NOTICE OF COPYRIGHT

Portions of this patent application include materials that are subject to copyright protection. The copyright owner has no objection to the facsimile reproduction by anyone of the patent document itself, or of the patent application, as it appears in the files of the United States Patent and Trademark Office, but otherwise reserves all copyright rights whatsoever in such included copyrighted materials. Copyright© 2014-6 Twin Harbor Labs, All Rights Reserved.

BACKGROUND OF THE INVENTION

1. Field of the Invention

The present invention provides systems, apparatus, software, and methods for providing policy-based access to various user resources, such as, but not limited to restricted areas and devices (e.g., machines and vehicles). The present invention has application in the fields of security systems, computer science, and electronic communications.

2. The Related Art

Many situations in industry, business, and other aspects of modern life require controlled access to particular locations, machines, or other equipment. Often such situations arise because personnel and other individuals can safely or securely access such locations and devices when in possession of one or more devices, such as hard-hats, reinforced foot protection, breathing apparatus, safety harnesses, protective clothing, fire ground safety and rescue gear, and the like. In order to establish such controlled access, a management function, e.g., a safety or security committee, establishes policies setting forth the various requirements and rules to allow individuals access to the locations and devices that fall within the scope of the policy. Establishing and enforcing such policies is often important to protect businesses from theft and insurance claims arising from accidents.

Enforcing these policies, however, is not easy. Often personnel trained in the policy and its enforcement must be provided to watch the location or device to detect violators, which necessitates expensive training and outfitting. The personnel must also have authority to intercept potential violators and stop possibly violating actions. Such requirements can create conditions that create further risks by putting employees in conflict, which can create strains in an organization. Moreover, the enforcement process is itself often inefficient, with gaps in coverage or errors in observation of personnel causing violations of access policies.

It would thus be useful to have a more automated system of enforcing policy-based access to resources. The benefits of such a system would be the removal, or reduction, of human error in enforcement; the removal of potential conflicting situations between employees; and the reduction in cost to provide needed oversight. But the availability of these systems is severely limited by the need to provide specialized equipment and the limited scope of enforcement.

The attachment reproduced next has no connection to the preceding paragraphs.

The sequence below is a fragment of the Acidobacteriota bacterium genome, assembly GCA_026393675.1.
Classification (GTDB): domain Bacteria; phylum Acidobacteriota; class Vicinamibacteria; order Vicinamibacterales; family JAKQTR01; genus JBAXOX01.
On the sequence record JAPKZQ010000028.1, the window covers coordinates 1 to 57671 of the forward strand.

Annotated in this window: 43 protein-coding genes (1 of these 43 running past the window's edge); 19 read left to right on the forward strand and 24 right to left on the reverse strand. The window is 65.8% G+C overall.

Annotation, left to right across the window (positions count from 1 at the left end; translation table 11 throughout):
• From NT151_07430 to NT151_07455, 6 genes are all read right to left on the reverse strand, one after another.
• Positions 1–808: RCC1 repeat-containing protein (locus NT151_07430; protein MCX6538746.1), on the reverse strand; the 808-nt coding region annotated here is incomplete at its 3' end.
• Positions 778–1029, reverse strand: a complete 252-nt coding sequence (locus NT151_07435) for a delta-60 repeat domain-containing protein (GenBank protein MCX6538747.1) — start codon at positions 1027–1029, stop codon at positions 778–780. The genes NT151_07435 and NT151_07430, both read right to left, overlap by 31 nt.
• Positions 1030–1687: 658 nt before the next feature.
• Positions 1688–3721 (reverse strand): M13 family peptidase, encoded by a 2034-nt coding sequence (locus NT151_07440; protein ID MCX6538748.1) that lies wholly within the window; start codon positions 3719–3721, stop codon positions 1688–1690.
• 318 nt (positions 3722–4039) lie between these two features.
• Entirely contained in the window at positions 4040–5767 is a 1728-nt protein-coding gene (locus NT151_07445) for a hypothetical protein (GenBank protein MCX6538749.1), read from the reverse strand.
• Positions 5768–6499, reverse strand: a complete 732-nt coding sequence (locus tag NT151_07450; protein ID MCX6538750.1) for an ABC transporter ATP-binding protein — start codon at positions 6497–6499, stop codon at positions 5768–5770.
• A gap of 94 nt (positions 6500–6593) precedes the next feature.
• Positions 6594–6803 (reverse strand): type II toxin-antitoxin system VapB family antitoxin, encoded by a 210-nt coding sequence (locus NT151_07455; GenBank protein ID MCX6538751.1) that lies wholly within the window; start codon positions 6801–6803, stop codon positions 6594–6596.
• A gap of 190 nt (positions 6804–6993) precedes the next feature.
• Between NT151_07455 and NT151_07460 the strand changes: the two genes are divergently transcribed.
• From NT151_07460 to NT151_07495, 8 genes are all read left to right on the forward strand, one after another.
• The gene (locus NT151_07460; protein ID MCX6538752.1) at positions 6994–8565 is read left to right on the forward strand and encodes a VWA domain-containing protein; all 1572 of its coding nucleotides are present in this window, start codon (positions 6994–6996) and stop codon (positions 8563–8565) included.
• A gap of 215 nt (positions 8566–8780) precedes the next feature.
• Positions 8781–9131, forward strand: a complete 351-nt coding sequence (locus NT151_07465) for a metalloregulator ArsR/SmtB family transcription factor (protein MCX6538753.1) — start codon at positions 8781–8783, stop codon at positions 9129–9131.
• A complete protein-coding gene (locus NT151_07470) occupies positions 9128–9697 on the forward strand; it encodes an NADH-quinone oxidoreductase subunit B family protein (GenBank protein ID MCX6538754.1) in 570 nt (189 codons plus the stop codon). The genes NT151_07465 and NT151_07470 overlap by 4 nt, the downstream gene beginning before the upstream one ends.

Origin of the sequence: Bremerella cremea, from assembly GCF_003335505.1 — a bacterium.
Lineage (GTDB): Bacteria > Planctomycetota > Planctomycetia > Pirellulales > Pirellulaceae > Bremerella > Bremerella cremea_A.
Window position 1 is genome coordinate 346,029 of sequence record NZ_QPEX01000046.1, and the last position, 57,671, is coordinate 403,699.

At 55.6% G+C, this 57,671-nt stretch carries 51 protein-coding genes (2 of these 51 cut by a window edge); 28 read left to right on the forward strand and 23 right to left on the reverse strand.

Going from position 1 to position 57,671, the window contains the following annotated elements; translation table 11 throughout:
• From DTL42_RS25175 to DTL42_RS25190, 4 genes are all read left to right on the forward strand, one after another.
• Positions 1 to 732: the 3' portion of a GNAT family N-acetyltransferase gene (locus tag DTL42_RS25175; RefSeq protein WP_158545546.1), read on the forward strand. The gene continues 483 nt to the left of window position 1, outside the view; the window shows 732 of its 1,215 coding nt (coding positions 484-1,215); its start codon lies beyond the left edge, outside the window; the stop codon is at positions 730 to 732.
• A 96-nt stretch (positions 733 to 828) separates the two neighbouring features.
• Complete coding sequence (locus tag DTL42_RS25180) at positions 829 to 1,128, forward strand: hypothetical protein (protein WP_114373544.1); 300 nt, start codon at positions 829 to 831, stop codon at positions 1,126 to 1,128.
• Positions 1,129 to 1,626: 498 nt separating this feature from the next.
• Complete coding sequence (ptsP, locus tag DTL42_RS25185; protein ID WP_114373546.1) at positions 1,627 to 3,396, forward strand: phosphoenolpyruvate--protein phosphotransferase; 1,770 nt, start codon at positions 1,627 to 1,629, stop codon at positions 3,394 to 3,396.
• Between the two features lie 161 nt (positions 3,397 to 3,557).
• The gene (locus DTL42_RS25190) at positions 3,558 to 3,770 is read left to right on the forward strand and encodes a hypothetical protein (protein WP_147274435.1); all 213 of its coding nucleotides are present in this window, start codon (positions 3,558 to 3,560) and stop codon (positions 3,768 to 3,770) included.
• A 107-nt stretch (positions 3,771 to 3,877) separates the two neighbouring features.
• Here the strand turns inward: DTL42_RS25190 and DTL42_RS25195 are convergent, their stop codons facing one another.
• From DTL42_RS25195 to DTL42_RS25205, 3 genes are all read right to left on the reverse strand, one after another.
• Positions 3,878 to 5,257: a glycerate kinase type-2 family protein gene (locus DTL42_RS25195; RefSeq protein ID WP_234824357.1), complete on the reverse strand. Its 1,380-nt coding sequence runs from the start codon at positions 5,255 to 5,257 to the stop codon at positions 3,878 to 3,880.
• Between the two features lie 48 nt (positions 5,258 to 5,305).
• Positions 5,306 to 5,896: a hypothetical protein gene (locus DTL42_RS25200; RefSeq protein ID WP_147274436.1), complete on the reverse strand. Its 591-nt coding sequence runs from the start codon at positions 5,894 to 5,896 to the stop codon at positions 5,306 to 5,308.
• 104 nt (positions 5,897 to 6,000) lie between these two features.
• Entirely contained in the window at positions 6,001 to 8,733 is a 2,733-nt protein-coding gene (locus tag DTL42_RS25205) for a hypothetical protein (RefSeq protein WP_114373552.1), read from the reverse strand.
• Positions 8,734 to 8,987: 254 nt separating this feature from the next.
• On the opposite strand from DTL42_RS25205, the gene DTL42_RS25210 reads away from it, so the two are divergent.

In particular, current systems cannot reliably determine, if at all, whether personnel have necessary equipment (e.g., safety equipment like hard-hats) when seeking access to a policy controlled resource like a construction site or heavy machinery. The present invention meets these and other needs.

SUMMARY OF EMBODIMENTS OF THE INVENTION

The present invention provides solutions to the above-described limitations of the prior art. More particularly, the present invention provides methods, systems, apparatus, and software that enable the efficient control of policy-based access to resources.

In one aspect of the present invention, a safety equipment device is contemplated, the device including a device identifier, which provides a unique identity for the safety equipment device. The device further includes a power source, and a data processor, integrated into the safety equipment device, for transmitting the device identifier over a communications interface, the data processor receiving power from the power source. The device also includes a data storage containing encoded information, the encoded information including the device identifier, the data storage connected to the data processor, and the device could include a location determination means determining the location of the safety equipment. The device includes an accelerometer connected to the data processor, wherein the data processor compares data from the accelerometer to known accelerometer data patterns to determine if the safety equipment is being properly worn; and a communications interface, connected to the data processor, for receiving and sending signals, the signals encoded with the encoded information and with information regarding a presence of the safety equipment device; and the signals exchanged with a special purpose computer configured to monitor the presence of the safety equipment device within a policy controlled area. The special purpose computer could be a smart phone or a remotely located computer. The special purpose computer may control a device to prohibit access to the policy controlled area unless the safety equipment is being properly worn. The special purpose computer could notify a user when the safety equipment is not properly worn within the policy controlled area. Data whether the safety equipment is worn, and a time could be stored in the memory at periodic intervals and this data could be incorporated into the signals exchanged with the special purpose computer when collected or at a later point in time.